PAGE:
In How Googleâ€™s Algorithm Rules the Web, Wiredâ€™s senior writer Stephen Levy takes us on a journey that describes with the right level of compelling detail just how Google works, not only from the obvious search point of view but also from the organization perspective: how the people within Google approach their work.
Levyâ€™s story includes a credible assessment of Bing, the competitor search engine from Microsoft, and contrasts the different types of result you would get when searching on the exact same key words and phrases in both search engines.
And that perfectly illustrates a critical point in Levyâ€™s story, with this example:
[â€¦] Googleâ€™s response [to Microsoft’s view that the algorithm is extremely important in search, but itâ€™s not the only thing] can be summed up in four words: mike siwek lawyer mi.
[â€¦] The top result connects to a listing for an attorney named Michael Siwek in Grand Rapids, Michigan. Itâ€™s a fairly innocuous search â€” the kind that Googleâ€™s servers handle billions of times a day â€” but it is deceptively complicated. Type those same words into Bing, for instance, and the first result is a page about the NFL draft that includes safety Lawyer Milloy. Several pages into the results, thereâ€™s no direct referral to Siwek.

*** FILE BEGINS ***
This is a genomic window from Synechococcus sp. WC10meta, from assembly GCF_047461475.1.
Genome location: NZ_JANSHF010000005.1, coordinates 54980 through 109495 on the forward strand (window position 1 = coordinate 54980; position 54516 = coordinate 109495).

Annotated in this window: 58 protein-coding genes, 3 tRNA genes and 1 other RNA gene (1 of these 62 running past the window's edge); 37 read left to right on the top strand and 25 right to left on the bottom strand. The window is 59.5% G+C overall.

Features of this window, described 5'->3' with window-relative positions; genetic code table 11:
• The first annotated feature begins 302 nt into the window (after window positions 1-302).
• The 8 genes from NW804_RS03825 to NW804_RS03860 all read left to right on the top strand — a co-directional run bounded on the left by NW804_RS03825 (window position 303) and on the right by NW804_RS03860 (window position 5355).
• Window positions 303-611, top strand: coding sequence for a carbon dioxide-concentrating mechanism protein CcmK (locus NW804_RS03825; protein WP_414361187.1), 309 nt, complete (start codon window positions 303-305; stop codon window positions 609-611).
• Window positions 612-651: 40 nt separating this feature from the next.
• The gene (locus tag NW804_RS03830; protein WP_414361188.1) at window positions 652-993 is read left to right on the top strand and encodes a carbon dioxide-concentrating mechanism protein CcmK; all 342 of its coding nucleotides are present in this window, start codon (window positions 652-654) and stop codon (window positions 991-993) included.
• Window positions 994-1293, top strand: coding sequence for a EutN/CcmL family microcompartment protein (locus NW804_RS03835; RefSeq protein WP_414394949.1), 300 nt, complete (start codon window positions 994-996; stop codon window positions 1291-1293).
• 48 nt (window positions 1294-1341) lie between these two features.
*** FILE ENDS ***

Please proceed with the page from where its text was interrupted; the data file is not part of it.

The comparison demonstrates the power, even intelligence, of Googleâ€™s algorithm, honed over countless iterations. It possesses the seemingly magical ability to interpret searchersâ€™ requests â€” no matter how awkward or misspelled.
Thatâ€™s exactly what makes Google the prime search engine, the one I use when I just know itâ€™s likely to give me accurate results, often no mater what I type into that search box (although a caveat on that is in Levyâ€™s tweet regarding the Siwek search phrase).
I believe everything about the web â€“ from your social networks to information you bookmark â€“ is all about search: your ability to zero in on the things that interest you and are relevant (as you, individually, define whatâ€™s relevant) and filter out the things that donâ€™t and arenâ€™t.
Itâ€™s not a good enough descriptor, actually. Hereâ€™s what it should be: everything about the web is all about search results with precision.
(Awareness of Wired story via Marshall Manson: no search needed)